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22 February 2023

EQCover: What Toka Tū Ake covers for flood or storm damage

Everything you need to know about EQCover.

If your property is damaged in a storm or flood, EQCover will provide some cover for damage to the residential land.

Your private insurer will cover any damage to your home and contents, in line with your house and contents insurance policies.


How do I get EQCover?

You automatically have EQCover if you have private house insurance which includes fire insurance – which most policies do.

In the event of a natural disaster, contact your private insurer first. It will assess, manage and settle your Toka Tū Ake EQC and private insurance claims. This means you have one point of contact, rather than having to contact both Toka Tū Ake EQC and your insurer.

What does EQCover for land mean?

EQCover is provided for land under or within 8 metres of your home and certain outbuildings, such as a shed or garage. Land under or supporting your main accessway to the property is also covered, up to 60m from your home.

To qualify, land must be within the boundaries shown on your Record of Title. It may also include a right of way over a neighbouring property (if it’s a legal easement).

Some cover is also provided for bridges and culverts within the boundaries mentioned above, and some retaining walls that are necessary to support or protected the insured buildings or land areas.

EQCover will cover the cost to repair damage to insured land, or the value of the land – whichever is less. The maximum payout is capped at the land value.

If a landslip has also occurred, EQCover will cover the damage to your home and surrounding insured residential land, up to the applicable EQCover building and land caps.

Clearing silt and debris after a storm or flood

If silt or debris have been swept onto your land by wind or water, EQCover may cover the cost of the clean-up, up to the land cap. EQCover can cover the cost of removing debris from your insured land, as well as removing silt that is 15mm or deeper. Generally, silt that is less than 15mm deep will gradually disappear in the weeks following the floods and you may not need to remove it.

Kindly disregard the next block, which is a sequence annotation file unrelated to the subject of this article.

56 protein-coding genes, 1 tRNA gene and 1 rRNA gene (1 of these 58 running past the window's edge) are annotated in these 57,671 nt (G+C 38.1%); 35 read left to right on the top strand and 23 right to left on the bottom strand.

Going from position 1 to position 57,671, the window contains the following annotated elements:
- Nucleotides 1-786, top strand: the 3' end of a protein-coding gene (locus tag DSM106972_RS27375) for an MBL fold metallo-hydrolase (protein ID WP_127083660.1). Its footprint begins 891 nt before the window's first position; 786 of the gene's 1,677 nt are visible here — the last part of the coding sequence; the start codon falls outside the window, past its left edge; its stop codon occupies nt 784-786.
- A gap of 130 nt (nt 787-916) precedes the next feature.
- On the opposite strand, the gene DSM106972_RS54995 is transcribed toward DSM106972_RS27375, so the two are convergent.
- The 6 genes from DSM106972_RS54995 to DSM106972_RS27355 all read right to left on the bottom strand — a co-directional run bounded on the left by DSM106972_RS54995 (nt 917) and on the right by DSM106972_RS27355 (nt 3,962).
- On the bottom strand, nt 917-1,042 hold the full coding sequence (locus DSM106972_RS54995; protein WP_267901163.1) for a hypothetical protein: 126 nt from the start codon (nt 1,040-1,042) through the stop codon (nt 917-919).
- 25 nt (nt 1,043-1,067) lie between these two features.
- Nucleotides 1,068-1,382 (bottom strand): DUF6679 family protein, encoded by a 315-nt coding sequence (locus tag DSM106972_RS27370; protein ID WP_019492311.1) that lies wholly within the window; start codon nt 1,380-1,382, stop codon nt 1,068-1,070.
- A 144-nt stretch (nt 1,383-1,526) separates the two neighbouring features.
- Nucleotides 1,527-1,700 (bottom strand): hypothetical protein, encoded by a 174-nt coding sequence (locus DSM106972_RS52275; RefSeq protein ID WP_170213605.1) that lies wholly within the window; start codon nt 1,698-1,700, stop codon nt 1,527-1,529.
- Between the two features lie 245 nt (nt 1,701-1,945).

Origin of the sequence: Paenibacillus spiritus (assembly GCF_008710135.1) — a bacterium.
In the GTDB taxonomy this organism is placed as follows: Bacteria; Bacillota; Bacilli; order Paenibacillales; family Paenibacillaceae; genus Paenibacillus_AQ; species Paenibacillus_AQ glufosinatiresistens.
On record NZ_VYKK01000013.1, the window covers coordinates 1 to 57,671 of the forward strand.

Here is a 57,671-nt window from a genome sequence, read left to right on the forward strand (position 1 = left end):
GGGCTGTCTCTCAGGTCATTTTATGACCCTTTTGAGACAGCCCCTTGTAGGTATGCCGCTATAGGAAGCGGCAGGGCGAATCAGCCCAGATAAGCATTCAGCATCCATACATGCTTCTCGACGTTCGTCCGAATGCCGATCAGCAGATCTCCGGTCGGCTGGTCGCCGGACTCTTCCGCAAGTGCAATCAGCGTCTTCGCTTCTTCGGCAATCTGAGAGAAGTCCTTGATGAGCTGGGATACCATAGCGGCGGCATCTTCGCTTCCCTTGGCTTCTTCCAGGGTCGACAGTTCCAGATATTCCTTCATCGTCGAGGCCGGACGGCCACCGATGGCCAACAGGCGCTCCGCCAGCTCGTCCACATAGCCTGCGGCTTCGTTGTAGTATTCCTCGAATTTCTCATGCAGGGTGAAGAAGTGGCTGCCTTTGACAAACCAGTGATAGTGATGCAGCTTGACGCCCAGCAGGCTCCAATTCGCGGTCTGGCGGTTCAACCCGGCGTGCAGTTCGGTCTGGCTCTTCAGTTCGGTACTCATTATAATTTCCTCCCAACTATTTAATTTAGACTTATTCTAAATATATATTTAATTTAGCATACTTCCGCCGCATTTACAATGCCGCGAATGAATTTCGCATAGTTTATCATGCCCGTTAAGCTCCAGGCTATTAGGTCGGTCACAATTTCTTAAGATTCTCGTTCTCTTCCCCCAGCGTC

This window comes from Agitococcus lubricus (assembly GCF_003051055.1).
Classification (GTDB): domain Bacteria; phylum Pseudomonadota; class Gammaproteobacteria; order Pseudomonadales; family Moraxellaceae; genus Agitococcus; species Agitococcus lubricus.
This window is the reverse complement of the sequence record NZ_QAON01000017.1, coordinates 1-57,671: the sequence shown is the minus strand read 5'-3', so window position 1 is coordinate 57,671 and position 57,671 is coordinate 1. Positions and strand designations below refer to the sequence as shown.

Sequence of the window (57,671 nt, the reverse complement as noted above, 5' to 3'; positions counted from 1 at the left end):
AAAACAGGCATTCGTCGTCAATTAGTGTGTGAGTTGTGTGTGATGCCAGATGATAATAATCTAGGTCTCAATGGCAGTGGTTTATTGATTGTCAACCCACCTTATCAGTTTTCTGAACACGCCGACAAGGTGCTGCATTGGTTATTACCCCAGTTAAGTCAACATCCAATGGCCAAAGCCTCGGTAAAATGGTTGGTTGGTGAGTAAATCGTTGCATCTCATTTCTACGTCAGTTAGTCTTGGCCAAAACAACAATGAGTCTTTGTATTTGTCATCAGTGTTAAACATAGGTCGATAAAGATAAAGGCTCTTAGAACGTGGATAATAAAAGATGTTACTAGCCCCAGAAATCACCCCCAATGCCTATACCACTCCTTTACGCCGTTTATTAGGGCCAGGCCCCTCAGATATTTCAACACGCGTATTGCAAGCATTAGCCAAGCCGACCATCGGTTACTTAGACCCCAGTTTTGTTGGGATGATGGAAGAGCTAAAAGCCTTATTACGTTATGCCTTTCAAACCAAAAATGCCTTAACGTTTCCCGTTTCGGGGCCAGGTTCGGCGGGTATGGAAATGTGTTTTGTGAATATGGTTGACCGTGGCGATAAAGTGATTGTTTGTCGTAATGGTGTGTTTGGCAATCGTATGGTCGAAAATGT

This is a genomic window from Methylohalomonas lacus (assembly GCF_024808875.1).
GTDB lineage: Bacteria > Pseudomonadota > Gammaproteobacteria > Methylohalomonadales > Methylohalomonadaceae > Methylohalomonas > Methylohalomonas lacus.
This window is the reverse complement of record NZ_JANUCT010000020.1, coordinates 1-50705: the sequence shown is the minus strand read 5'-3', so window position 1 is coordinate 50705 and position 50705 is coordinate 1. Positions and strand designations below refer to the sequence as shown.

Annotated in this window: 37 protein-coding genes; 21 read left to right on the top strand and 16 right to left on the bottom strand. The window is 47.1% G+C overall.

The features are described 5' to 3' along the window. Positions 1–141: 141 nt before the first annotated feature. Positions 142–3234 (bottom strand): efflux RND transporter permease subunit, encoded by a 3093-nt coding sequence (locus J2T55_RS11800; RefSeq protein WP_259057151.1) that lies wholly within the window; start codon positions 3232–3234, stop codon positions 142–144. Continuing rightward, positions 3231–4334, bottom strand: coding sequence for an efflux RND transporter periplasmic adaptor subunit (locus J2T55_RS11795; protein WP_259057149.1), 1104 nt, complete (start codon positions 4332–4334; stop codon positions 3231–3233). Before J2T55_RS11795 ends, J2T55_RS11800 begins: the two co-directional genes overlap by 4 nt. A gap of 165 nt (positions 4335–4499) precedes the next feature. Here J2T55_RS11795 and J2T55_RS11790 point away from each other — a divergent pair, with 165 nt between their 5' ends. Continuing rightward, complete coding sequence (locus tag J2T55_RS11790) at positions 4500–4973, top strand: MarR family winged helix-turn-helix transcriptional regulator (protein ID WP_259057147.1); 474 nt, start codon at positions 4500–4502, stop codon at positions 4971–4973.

EQCover will also cover the cost to repair any land scour (evacuation of land caused by water flowing over it) from your insured land, up to the land cap.

What to do after a disaster

While making sure your family and friends are safe is the first step, the second step is to gather documentation to show the damage and call your insurer ASAP.

Take as many photos or videos as possible, especially before making any emergency repairs, moving items or throwing things out.

You’ll need to discuss any non-urgent repairs with your insurer first.

Once your claim is lodged, your insurer will discuss with you how best to evaluate the damage. Engineers or other experts may be brought in to do assessments and to estimate repair costs. For a land claim, it’s likely a registered valuer will visit.

When your claim is ready to be settled, your insurer will get in touch and explain the outcome and the settlement amount (minus any excess). Then you can get on with repairs.

What about cover for other natural disasters?

Toka Tū Ake EQC provides natural disaster insurance for homes for these natural disasters:

  • earthquake;
  • natural landslip;
  • volcanic eruption;
  • hydrothermal activity;
  • tsunami;
  • storm (land cover only);
  • flood (land cover only);
  • fire which occurs because of any of the above.

In the event of a natural disaster (excluding storms and floods), you have up to $150,000 (plus GST) worth of EQCover for damage to your home – this is commonly called the ‘EQCover building cap’.

While the cap was increased to $300k from 1 October 2022, this change could take up to 12 months as individual policies come up for renewal. The revised cap will apply to all new policies issued from October 2022.

If the damage to your home is over the cap, your private insurer should pay out – up to the claim limits of your policy. It’s likely EQCover and your private insurer will deduct an excess, too.

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